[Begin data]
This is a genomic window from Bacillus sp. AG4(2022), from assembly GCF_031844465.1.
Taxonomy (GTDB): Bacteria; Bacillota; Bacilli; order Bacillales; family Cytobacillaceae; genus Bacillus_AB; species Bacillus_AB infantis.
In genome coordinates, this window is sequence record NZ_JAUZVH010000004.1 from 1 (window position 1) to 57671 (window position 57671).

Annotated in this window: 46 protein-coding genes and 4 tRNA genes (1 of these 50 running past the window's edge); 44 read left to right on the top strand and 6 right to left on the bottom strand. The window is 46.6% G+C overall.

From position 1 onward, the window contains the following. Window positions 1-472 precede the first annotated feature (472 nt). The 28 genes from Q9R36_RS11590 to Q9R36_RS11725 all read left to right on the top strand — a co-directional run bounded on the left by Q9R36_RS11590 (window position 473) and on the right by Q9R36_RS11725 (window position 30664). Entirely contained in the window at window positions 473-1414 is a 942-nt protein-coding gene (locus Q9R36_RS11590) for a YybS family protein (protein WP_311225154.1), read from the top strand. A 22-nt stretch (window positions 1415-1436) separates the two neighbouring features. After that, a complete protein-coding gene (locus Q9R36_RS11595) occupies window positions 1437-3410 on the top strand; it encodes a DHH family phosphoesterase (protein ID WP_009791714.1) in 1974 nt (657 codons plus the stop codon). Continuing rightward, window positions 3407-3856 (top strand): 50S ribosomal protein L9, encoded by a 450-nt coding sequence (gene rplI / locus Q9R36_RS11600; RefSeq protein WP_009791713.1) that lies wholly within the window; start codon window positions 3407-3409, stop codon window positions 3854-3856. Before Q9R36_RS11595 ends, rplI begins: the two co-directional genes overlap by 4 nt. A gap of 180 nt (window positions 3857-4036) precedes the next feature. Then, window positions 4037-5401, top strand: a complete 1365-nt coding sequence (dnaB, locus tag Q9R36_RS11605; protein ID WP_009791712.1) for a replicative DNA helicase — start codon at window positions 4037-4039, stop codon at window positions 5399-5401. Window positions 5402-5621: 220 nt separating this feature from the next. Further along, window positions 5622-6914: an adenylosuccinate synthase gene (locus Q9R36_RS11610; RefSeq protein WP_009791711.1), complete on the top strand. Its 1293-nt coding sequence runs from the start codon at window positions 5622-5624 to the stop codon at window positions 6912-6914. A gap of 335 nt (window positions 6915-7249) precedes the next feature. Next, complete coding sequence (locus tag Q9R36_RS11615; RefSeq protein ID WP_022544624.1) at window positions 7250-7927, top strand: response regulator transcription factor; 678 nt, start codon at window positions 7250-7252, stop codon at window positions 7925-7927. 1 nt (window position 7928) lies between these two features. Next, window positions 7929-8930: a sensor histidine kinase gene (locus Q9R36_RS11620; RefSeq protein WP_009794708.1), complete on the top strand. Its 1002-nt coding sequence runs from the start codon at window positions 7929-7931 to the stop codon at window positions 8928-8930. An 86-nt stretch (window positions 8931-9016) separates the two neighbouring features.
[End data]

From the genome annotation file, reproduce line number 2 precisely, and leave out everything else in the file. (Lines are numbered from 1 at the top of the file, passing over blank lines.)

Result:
Taxonomy (GTDB): Bacteria; Bacillota; Bacilli; order Bacillales; family Cytobacillaceae; genus Bacillus_AB; species Bacillus_AB infantis.